Franklin and her then-husband and manager Ted White took her talents to Atlantic Records in January 1967, after six years at Columbia. She went down to Muscle Shoals, Alabama, to record her first top 10 hit, “I Never Loved a Man (The Way I Love You),” with the famed Muscle Shoals Rhythm Section. She began to hit a stride that peaked with the recording of Otis Redding’s “Respect,” her signature song and first No. 1, as well as recordings of “Baby I Love You” and “(You Make Me Feel Like a) Natural Woman.”
“In later times, [‘Respect’] was picked up as a battle cry by the civil rights movement,” Franklin told NPR in 1999. “But when I recorded it, it was pretty much a male–female kind of thing. And more in a general sense, from person-to-person: I'm going to give you respect and I'd like to have that respect back or I expect respect to be given back.”
In 1968, a partnership with producer Jerry Wexler culminated in hits like “Chain of Fools” and “Think,” as well as two Grammys that included a win in the new category of Best Female R&B Vocal Performance.
Asked in 1968 if she expected to continue performing hits like “Respect” and “Think” in future decades, she replied, “No, I shouldn't think so. Music changes, and I'm gonna change right along with it.” Of course, the songs would remain beloved by later generations and would remain as mainstays of her repertoire.
She had earned the title “Queen of Soul” and a Southern Christian Leadership Conference award from Martin Luther King Jr., and became a symbol of black — especially black female — empowerment. “Daddy had been preaching black pride for decades,” she said, “and we as a people had rediscovered how beautiful black truly was and were echoing, ‘Say it loud, I’m black and I’m proud.’” When King died later that year, Franklin performed at his funeral.
In 1969, Franklin divorced White, who was abusive, and started the ’70s off with successful singles like “Spanish Harlem” and “Rock Steady.” The death of her mentor Mahalia Jackson brought Franklin back to gospel in 1972 with the album Amazing Grace, which sold 2 million copies and became the most successful gospel album ever at the time. She also won the Grammy for Best Female R&B Vocal Performance for eight consecutive years, the last being in 1974. Though Franklin was able to work with producers like Quincy Jones and Curtis Mayfield, and even expanded her repertoire to rock covers, her career hit a wall in the mid-’70s disco era; the only project of hers that took off at the time was the soundtrack to the film Sparkle. Some highlights of Franklin’s life during the late ’70s included performing at President Jimmy Carter’s inauguration in 1977, marrying actor Glynn Turman in 1978, and leaving Atlantic Records in 1979.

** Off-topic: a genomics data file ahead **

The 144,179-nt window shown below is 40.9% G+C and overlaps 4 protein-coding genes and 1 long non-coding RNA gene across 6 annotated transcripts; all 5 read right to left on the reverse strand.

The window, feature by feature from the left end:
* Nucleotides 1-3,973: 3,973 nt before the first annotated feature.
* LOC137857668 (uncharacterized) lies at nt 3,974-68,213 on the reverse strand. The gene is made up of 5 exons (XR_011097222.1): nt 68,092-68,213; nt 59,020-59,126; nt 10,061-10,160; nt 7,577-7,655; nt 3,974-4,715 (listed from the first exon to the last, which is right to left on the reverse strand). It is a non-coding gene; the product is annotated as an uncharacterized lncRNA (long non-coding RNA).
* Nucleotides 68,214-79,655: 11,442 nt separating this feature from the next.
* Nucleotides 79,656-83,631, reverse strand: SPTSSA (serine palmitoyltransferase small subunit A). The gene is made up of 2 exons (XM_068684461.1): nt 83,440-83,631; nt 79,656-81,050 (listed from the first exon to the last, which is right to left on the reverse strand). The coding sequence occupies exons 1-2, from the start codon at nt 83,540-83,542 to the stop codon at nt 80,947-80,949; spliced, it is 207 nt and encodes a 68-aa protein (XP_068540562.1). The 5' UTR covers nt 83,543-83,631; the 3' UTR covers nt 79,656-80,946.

Joining Clive Davis’s Arista Records and appearing in the hit film The Blues Brothers helped Franklin jump-start her career again and help pay off a massive IRS bill. She steadily climbed her way back up the charts by 1982, with her album Jump to It, but two years later was dealing with her father's death and a divorce from Turman.
In 1985, Aretha Franklin finally returned in full force with Who's Zoomin’ Who?, an album that included her last No. 1 hit, “Freeway of Love.” The album went platinum and became her highest-selling one to date. She also developed a younger sound, collaborating with innovators at the time like the Eurythmics and George Michael (on her follow-up album, Aretha).